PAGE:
Google Inc. has issued subpoenas for information about its rivals' book-scanning projects as part of its defense against lawsuits attacking its plans to put the contents of entire libraries online. According to Google, it wants documents detailing every book the companies have made available online or plan to by the end of 2009.
Google sent subpoenas to Yahoo Inc., Microsoft Corp., the Association of American Publishers, HarperCollins Publishers Inc., Bertelsmann AG's Random House Inc., Holtzbrinck Publishers LLC, and Amazon.com Inc. The companies can choose to mark documents they turn over to Google later this month as confidential. A protective court order specifies Google can only use confidential information for its legal defense and not as "a competitive advantage."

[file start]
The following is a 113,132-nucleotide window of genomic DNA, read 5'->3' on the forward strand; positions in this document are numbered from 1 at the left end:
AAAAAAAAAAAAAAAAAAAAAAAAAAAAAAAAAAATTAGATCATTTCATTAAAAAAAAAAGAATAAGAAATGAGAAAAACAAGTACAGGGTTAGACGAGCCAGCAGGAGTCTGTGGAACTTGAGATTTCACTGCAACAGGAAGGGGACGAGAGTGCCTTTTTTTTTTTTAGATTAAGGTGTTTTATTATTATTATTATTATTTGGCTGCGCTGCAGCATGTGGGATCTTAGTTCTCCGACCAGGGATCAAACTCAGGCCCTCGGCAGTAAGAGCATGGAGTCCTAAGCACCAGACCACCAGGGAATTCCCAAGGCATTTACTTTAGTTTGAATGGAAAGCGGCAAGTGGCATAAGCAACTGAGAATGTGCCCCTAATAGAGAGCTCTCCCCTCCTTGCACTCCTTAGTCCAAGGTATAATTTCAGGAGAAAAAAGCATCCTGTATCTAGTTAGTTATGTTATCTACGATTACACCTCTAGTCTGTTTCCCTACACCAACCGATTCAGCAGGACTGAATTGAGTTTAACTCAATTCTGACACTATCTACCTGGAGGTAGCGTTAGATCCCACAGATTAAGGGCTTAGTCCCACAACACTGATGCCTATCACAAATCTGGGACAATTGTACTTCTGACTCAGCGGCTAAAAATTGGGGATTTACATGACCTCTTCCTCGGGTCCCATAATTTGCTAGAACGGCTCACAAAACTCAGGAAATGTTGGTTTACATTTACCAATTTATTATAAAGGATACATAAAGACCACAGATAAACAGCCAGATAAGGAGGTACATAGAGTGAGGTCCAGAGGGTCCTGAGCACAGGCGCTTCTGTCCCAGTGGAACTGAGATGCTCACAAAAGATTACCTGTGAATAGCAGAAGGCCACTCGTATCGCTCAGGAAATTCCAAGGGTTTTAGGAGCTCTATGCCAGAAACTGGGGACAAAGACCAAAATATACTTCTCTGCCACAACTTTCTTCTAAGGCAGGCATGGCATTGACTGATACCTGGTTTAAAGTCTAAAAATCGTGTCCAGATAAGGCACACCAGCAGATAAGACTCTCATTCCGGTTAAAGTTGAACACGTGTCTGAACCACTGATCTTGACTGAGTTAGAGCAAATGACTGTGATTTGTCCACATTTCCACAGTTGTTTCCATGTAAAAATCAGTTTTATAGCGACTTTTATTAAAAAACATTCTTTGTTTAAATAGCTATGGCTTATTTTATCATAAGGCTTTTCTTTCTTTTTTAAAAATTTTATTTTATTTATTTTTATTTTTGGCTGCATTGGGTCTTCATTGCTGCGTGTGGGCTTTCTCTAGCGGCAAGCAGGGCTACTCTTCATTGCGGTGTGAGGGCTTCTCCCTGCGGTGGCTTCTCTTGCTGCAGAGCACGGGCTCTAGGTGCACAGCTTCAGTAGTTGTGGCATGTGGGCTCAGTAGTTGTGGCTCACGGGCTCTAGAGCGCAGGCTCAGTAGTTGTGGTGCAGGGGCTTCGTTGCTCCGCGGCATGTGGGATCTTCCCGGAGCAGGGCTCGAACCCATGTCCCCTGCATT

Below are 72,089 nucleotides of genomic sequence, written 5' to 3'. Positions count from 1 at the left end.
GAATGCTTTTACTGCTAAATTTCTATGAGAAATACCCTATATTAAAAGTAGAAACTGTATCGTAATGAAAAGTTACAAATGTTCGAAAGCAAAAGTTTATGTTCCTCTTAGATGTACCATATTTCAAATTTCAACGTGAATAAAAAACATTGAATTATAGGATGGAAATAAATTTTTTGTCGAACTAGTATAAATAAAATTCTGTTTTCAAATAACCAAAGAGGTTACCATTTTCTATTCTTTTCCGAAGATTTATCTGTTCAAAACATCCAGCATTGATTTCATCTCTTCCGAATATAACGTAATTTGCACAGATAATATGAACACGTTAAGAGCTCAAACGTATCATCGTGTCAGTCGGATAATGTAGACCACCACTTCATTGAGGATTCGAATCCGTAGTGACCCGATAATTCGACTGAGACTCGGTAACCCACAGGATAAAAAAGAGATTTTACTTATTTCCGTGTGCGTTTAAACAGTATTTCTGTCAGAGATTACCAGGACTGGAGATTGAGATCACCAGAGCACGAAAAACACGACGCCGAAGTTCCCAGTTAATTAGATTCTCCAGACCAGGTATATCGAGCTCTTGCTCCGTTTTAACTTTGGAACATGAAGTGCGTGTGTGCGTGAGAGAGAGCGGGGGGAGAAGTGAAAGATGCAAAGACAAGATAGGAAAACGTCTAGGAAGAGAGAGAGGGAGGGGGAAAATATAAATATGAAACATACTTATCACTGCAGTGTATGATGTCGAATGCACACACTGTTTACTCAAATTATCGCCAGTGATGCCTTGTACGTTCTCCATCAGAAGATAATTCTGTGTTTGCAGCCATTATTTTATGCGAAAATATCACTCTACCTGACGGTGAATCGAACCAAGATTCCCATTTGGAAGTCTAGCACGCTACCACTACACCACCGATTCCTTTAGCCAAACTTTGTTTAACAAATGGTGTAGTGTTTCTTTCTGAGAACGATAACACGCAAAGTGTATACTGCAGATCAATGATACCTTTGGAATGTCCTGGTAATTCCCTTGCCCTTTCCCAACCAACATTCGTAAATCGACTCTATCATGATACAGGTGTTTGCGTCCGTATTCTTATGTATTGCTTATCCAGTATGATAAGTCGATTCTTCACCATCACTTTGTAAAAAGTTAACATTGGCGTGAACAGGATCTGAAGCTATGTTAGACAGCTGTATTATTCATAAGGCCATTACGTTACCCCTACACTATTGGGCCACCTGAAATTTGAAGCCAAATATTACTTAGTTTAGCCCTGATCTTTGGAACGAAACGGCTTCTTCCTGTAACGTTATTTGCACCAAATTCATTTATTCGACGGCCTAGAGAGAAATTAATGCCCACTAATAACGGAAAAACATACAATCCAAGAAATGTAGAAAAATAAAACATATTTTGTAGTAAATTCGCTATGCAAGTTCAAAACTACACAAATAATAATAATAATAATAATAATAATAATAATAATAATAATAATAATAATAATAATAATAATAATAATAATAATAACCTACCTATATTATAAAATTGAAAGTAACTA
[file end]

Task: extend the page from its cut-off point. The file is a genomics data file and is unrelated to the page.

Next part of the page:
The request for subpoenas is the result of a lawsuit filed last October against Google by the Association of American Publishers, which represents five major publishers, and the Authors Guild, a trade group representing about 8,000 writers, over its plans to make portions of copyright books available online for searching and reading.
Subpoenas filed in the U.S. District Court in New York include requests for lists of all authors, publishers, copyright holders, and copyright status of each book scanned by Yahoo, Amazon.com, and the other companies, as well as all contracts or communications with publishers, copyright holders, and libraries.